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Math Activity - Math on the Move

Give your students a change from solving math worksheets or working math exercises from a math book. This activity will fit all types of math problems.

Materials:
Small boxes
Index cards
Math problems
Colored pencils/ colored dot stickers
Small boxes or container for each type of problem

Objective: to have students work math problems without sitting at their desk or going to chalk board

Before the class:
Determine how many types of problems the students must learn. For example, a review on decimals may include addition, subtraction, multiplication, and division. So, you would need 6 boxes which include a box for each of the following:
Addition of decimals
Subtraction of decimals
Multiplication of decimals
Division a whole number divisor and a decimal in the dividend
Division a decimal divisor and a decimal dividend
Division a decimal divisor and a whole number dividend


The size of the index cards depends on the problems. I used 3 x 5 index cards. Assign each group of problems a color. Use a colored pencil to place a darkened circle on each card. For example, place a green dot on the addition problems, red for subtraction problems, and so on. Attach or glue problems onto index cards. I made five problem for each group.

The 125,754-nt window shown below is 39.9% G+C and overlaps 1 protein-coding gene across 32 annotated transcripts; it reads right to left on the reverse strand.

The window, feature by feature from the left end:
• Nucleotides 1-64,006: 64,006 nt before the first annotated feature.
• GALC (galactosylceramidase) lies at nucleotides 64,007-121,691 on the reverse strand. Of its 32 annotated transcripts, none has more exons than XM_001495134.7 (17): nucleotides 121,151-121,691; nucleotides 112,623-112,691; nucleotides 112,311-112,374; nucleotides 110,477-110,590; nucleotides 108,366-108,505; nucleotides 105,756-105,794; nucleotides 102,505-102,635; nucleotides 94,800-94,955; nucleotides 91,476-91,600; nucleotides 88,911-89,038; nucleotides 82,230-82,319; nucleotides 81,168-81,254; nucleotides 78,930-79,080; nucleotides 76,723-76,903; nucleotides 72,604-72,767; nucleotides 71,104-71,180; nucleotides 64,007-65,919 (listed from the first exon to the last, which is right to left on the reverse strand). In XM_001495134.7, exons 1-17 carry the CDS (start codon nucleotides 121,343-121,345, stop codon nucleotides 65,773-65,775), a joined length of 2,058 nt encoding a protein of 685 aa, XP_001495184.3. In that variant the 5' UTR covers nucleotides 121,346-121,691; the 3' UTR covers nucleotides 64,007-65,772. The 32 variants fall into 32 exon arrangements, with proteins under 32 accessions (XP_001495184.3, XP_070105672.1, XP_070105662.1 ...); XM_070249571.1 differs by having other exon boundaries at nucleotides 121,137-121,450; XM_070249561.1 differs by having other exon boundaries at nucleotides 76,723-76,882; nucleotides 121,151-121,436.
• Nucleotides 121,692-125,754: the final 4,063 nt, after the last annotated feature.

In the class:
After the teacher has taught the lesson, direct the students to solve one problem from each box. The boxes are located in different locations around the room. In my case, I placed one box on seven tables. Instruct the students to write the color and the problem number, solve the problem and replace the card in the same box. Then, move to another table with a box to solve the next math problem. It does not matter what order the math exercises are done. It took about twenty-five minutes for approximately twenty students to work seven rate and ratio problems. Meanwhile, the instructor walks around answering questions. Also, this is an opportunity to set up your next lesson or Power Point presentation. If time permits, instruct students to work a second set of problems by revisiting each box and solving a different problem. Once students are halfway done, post the answers either on a wall,or on an PPT slide. Then,answer any questions.

Afterthoughts:
Next time I will post the index cards with the answers on a wall or on the magnetic dry erase board. Also, the first time I facilitated this activity, I became so involved moving from student to student I forgot to set up for the next lesson. So, it cost me few minutes. However, I was pleased on how the students were engaged and the collaboration that naturally occurred. The students were out of their seats, moving with purpose, and stimulating those brain cells. When they returned to their seats they were ready to proceed to the next learning objective.







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